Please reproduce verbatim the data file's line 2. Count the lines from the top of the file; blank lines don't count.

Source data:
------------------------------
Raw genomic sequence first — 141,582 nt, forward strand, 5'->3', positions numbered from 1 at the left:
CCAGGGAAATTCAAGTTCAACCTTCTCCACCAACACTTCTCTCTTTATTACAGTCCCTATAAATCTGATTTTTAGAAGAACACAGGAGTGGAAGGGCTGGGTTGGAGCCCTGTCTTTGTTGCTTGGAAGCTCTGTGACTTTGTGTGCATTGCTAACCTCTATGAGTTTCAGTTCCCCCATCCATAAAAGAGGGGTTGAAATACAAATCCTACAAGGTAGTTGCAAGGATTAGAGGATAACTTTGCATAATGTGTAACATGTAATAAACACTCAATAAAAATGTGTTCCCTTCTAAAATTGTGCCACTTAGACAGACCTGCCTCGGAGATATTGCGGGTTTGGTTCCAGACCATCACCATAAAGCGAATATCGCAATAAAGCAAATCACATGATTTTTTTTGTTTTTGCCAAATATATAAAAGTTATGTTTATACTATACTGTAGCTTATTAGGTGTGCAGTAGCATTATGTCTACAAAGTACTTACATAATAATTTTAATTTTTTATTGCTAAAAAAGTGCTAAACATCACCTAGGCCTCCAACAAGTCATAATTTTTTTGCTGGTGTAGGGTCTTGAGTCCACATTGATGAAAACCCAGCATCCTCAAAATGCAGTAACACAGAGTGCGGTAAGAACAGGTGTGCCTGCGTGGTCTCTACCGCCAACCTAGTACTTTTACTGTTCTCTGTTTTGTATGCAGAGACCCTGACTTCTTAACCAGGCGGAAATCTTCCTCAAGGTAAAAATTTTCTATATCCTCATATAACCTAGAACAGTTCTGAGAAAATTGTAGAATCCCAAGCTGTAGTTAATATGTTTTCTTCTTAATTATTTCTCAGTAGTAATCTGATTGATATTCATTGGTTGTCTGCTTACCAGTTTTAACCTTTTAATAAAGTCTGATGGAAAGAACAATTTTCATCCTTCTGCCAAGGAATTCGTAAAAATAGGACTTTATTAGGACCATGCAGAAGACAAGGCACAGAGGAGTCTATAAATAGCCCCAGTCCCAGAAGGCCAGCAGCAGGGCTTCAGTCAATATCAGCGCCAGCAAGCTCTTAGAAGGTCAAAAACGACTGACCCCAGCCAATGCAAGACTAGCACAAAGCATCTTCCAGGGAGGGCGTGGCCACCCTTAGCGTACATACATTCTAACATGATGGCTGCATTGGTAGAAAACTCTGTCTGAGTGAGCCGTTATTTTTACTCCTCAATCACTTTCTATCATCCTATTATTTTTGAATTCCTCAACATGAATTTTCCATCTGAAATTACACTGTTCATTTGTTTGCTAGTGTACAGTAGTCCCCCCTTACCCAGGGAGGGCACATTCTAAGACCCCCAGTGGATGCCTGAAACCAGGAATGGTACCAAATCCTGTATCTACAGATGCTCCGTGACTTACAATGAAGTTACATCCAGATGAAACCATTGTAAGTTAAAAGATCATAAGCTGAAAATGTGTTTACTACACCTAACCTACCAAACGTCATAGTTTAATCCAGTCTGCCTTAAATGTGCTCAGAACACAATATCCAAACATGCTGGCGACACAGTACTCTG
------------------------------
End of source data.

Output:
CCAGGGAAATTCAAGTTCAACCTTCTCCACCAACACTTCTCTCTTTATTACAGTCCCTATAAATCTGATTTTTAGAAGAACACAGGAGTGGAAGGGCTGGGTTGGAGCCCTGTCTTTGTTGCTTGGAAGCTCTGTGACTTTGTGTGCATTGCTAACCTCTATGAGTTTCAGTTCCCCCATCCATAAAAGAGGGGTTGAAATACAAATCCTACAAGGTAGTTGCAAGGATTAGAGGATAACTTTGCATAATGTGTAACATGTAATAAACACTCAATAAAAATGTGTTCCCTTCTAAAATTGTGCCACTTAGACAGACCTGCCTCGGAGATATTGCGGGTTTGGTTCCAGACCATCACCATAAAGCGAATATCGCAATAAAGCAAATCACATGATTTTTTTTGTTTTTGCCAAATATATAAAAGTTATGTTTATACTATACTGTAGCTTATTAGGTGTGCAGTAGCATTATGTCTACAAAGTACTTACATAATAATTTTAATTTTTTATTGCTAAAAAAGTGCTAAACATCACCTAGGCCTCCAACAAGTCATAATTTTTTTGCTGGTGTAGGGTCTTGAGTCCACATTGATGAAAACCCAGCATCCTCAAAATGCAGTAACACAGAGTGCGGTAAGAACAGGTGTGCCTGCGTGGTCTCTACCGCCAACCTAGTACTTTTACTGTTCTCTGTTTTGTATGCAGAGACCCTGACTTCTTAACCAGGCGGAAATCTTCCTCAAGGTAAAAATTTTCTATATCCTCATATAACCTAGAACAGTTCTGAGAAAATTGTAGAATCCCAAGCTGTAGTTAATATGTTTTCTTCTTAATTATTTCTCAGTAGTAATCTGATTGATATTCATTGGTTGTCTGCTTACCAGTTTTAACCTTTTAATAAAGTCTGATGGAAAGAACAATTTTCATCCTTCTGCCAAGGAATTCGTAAAAATAGGACTTTATTAGGACCATGCAGAAGACAAGGCACAGAGGAGTCTATAAATAGCCCCAGTCCCAGAAGGCCAGCAGCAGGGCTTCAGTCAATATCAGCGCCAGCAAGCTCTTAGAAGGTCAAAAACGACTGACCCCAGCCAATGCAAGACTAGCACAAAGCATCTTCCAGGGAGGGCGTGGCCACCCTTAGCGTACATACATTCTAACATGATGGCTGCATTGGTAGAAAACTCTGTCTGAGTGAGCCGTTATTTTTACTCCTCAATCACTTTCTATCATCCTATTATTTTTGAATTCCTCAACATGAATTTTCCATCTGAAATTACACTGTTCATTTGTTTGCTAGTGTACAGTAGTCCCCCCTTACCCAGGGAGGGCACATTCTAAGACCCCCAGTGGATGCCTGAAACCAGGAATGGTACCAAATCCTGTATCTACAGATGCTCCGTGACTTACAATGAAGTTACATCCAGATGAAACCATTGTAAGTTAAAAGATCATAAGCTGAAAATGTGTTTACTACACCTAACCTACCAAACGTCATAGTTTAATCCAGTCTGCCTTAAATGTGCTCAGAACACAATATCCAAACATGCTGGCGACACAGTACTCTG